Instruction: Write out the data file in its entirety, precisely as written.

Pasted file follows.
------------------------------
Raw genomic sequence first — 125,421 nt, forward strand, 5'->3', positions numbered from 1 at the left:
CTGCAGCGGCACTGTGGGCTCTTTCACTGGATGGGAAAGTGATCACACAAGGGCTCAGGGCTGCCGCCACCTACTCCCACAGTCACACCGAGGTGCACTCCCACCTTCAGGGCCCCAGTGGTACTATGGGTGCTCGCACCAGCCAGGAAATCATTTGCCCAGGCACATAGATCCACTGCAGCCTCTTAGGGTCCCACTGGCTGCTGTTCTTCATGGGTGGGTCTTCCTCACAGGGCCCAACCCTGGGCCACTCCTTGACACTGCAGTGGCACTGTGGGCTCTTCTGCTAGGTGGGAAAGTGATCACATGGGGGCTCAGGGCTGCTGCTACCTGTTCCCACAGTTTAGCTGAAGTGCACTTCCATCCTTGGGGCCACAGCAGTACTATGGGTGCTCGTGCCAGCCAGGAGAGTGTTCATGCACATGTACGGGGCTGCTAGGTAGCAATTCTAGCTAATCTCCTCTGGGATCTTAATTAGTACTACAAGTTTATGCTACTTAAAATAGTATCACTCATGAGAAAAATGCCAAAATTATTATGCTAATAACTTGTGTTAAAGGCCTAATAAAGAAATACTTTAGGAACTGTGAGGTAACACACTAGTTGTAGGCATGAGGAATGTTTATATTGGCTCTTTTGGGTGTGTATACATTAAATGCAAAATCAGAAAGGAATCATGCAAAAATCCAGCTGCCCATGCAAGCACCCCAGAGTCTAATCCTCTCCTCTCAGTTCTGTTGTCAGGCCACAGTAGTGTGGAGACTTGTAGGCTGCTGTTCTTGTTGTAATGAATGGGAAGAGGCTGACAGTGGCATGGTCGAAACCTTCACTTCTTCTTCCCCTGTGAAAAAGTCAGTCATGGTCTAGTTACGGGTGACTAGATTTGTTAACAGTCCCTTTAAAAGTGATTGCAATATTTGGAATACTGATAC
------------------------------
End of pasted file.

Raw genomic sequence first — 125,421 nt, forward strand, 5'->3', positions numbered from 1 at the left:
CTGCAGCGGCACTGTGGGCTCTTTCACTGGATGGGAAAGTGATCACACAAGGGCTCAGGGCTGCCGCCACCTACTCCCACAGTCACACCGAGGTGCACTCCCACCTTCAGGGCCCCAGTGGTACTATGGGTGCTCGCACCAGCCAGGAAATCATTTGCCCAGGCACATAGATCCACTGCAGCCTCTTAGGGTCCCACTGGCTGCTGTTCTTCATGGGTGGGTCTTCCTCACAGGGCCCAACCCTGGGCCACTCCTTGACACTGCAGTGGCACTGTGGGCTCTTCTGCTAGGTGGGAAAGTGATCACATGGGGGCTCAGGGCTGCTGCTACCTGTTCCCACAGTTTAGCTGAAGTGCACTTCCATCCTTGGGGCCACAGCAGTACTATGGGTGCTCGTGCCAGCCAGGAGAGTGTTCATGCACATGTACGGGGCTGCTAGGTAGCAATTCTAGCTAATCTCCTCTGGGATCTTAATTAGTACTACAAGTTTATGCTACTTAAAATAGTATCACTCATGAGAAAAATGCCAAAATTATTATGCTAATAACTTGTGTTAAAGGCCTAATAAAGAAATACTTTAGGAACTGTGAGGTAACACACTAGTTGTAGGCATGAGGAATGTTTATATTGGCTCTTTTGGGTGTGTATACATTAAATGCAAAATCAGAAAGGAATCATGCAAAAATCCAGCTGCCCATGCAAGCACCCCAGAGTCTAATCCTCTCCTCTCAGTTCTGTTGTCAGGCCACAGTAGTGTGGAGACTTGTAGGCTGCTGTTCTTGTTGTAATGAATGGGAAGAGGCTGACAGTGGCATGGTCGAAACCTTCACTTCTTCTTCCCCTGTGAAAAAGTCAGTCATGGTCTAGTTACGGGTGACTAGATTTGTTAACAGTCCCTTTAAAAGTGATTGCAATATTTGGAATACTGATAC